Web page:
Service sector provides 2/3 of the employment in the county. The City of Tartu is the service and logistics centre for the whole of South Estonia. A significant part of these jobs are in the public sector – especially education and medicine – and the biggest employer in the county is Tartu University Clinics with around 3000 employees, incl 455 doctors. The biggest private sector employer is Tarmeko, producing furniture and components, with 900 employees. Unemployment rate in the county has been 2–3% in the recent years.

Typical products of Tartu County are furniture, foodstuffs, clothes, building materials, glass and plastics. The main export target countries are Finland, Germany, Latvia and Russia. 40% of the exports is wood and furniture, other export production includes machinery and appliances, building materials, glass and clothing. Thanks to the fertile lands, there are many big agricultural enterprises in the West of the county. Fishery is an important activity on the coast of Lake Peipsi.

There is development potential for knowledge intensive production in the region due to its universities. Some successful spin-offs of Tartu University are operating in the field of biotechnology and biomedicine. Since 2004, several ICT companies, orientated on the international markets, have been growing fast.

In order to facilitate innovation and technology transfer, Tartu Science Park is offering incubation and consultation services to research-based and high-tech oriented companies, and promoting cooperation between research institutions. Tartu University Institute of Technology is a research and development institution, which aims to facilitate the generation of new technological solutions. The R&D centres have been established in the areas of material and chemical technology, biomedical technology, environmental technology and information technology.

The key actors of the region have signed an agreement about the county's development strategy, which is economic and social development through increase of the knowledge input into production and services.

Economic development priorities:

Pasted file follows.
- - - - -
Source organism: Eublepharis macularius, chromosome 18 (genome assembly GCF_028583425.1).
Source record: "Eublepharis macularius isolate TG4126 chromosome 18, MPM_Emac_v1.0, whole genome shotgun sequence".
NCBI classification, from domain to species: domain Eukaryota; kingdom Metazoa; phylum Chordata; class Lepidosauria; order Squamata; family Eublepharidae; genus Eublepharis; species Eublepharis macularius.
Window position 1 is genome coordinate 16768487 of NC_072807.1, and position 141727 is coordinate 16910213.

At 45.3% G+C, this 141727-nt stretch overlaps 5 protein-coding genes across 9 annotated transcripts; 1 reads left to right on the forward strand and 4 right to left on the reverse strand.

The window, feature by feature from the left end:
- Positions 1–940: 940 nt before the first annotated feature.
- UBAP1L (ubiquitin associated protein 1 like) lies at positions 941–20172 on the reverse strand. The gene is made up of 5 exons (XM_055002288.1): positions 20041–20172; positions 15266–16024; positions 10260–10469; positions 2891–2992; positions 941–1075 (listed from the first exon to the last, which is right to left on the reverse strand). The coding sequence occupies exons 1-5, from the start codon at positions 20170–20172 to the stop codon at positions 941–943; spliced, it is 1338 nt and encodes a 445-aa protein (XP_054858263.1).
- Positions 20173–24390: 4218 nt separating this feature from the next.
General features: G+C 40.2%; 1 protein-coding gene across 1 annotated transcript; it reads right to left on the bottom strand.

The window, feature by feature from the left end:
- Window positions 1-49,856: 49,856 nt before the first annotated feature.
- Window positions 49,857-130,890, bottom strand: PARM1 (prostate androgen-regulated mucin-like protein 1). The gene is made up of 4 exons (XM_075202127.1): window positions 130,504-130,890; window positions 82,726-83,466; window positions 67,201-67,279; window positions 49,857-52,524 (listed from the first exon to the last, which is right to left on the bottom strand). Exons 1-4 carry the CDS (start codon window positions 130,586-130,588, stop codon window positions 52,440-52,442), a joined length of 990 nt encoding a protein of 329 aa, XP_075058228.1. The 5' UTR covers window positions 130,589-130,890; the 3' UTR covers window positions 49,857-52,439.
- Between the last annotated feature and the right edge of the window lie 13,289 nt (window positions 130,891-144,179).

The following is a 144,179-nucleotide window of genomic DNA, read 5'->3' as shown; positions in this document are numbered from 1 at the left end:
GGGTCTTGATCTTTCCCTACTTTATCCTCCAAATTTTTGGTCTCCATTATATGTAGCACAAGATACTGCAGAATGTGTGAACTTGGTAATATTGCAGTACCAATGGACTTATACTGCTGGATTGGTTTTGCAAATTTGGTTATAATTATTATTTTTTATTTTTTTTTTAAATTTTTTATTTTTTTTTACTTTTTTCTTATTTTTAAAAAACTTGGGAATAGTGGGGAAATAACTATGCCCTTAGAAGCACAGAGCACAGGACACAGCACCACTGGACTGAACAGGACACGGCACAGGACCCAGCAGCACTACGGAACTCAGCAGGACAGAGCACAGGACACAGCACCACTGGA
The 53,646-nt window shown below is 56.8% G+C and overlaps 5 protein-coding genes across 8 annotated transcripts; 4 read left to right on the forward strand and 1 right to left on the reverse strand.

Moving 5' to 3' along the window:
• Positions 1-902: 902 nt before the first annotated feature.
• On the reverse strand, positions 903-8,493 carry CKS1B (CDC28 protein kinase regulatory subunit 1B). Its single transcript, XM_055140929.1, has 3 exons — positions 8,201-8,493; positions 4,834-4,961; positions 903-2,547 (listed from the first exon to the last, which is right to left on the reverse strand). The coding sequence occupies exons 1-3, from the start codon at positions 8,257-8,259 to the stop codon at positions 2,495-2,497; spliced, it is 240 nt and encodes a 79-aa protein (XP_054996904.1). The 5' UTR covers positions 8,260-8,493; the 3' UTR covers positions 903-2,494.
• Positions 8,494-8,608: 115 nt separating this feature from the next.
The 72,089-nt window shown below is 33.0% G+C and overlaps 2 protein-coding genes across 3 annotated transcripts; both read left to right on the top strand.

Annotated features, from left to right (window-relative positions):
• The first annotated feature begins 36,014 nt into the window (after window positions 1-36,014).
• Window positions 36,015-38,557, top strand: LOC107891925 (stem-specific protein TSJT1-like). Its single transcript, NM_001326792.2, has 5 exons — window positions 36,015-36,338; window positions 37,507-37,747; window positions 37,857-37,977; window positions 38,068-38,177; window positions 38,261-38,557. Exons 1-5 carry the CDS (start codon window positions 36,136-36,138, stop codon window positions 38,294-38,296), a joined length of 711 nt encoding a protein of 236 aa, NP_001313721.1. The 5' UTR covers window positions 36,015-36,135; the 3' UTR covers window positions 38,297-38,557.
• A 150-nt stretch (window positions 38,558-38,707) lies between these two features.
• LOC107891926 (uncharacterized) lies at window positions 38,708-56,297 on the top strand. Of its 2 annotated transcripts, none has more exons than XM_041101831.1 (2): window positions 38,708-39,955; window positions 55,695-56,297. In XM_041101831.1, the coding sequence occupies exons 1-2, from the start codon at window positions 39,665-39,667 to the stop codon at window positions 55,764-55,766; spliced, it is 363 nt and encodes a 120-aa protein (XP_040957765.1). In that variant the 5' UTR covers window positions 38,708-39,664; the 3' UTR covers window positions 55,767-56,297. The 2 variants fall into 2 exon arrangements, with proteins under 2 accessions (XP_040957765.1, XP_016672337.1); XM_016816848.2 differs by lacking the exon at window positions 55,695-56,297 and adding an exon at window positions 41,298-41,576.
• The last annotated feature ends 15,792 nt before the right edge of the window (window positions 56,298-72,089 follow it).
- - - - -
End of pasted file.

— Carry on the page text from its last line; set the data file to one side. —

1. Modernization of studying and working environment, technologies and methods in the schools and universities; internationalization of the universities; development of vocational and technical education;
  2. support of entrepreneurship and start-ups, increase of knowledge input to the production;
  3. improvement of living environment and social infrastructure of regional centres in the rural areas;
  4. enhancement of international availability by roads, transport and communications networks.

Education and culture edit

Estonian Aviation Museum

Tartu County has 69 schools with approximately 23,000 pupils. 11 vocational schools provide practical training in 50 specialities. 40% of Estonia's students live and study in Tartu. In addition to the University of Tartu and the Estonian University of Life Sciences there are 9 other institutions of higher education, the most recent of them the Baltic Defence College.

In the City of Tartu, Estonia's oldest professional theatre, Vanemuine, stages drama, opera and ballet. In 1869 the first Estonian Song Festival was held in Tartu, starting a tradition of choral song festivals which are now held in Tallinn every 4 years with 15,000–30,000 participants. Today Tartu Song Festival arena hosts various open-air concerts in summer. There are over 30 museums and art galleries in Tartu County, including Tartu City Museum, Tartu Art Museum, Toy Museum, Estonian Sports and Olympic Museum, Estonian Postal Museum, Estonian Aviation Museum, Estonian Museum of Agriculture, Old-Believers' Museum of Living History, and others. Biggest and most important of them is Estonian National Museum, that was founded in 1909. Student festivals and Hanseatic festivals take place in Tartu regularly. The best known sports event hosted by Tartu County is the Tartu Ski Marathon, which is a member of the Worldloppet series.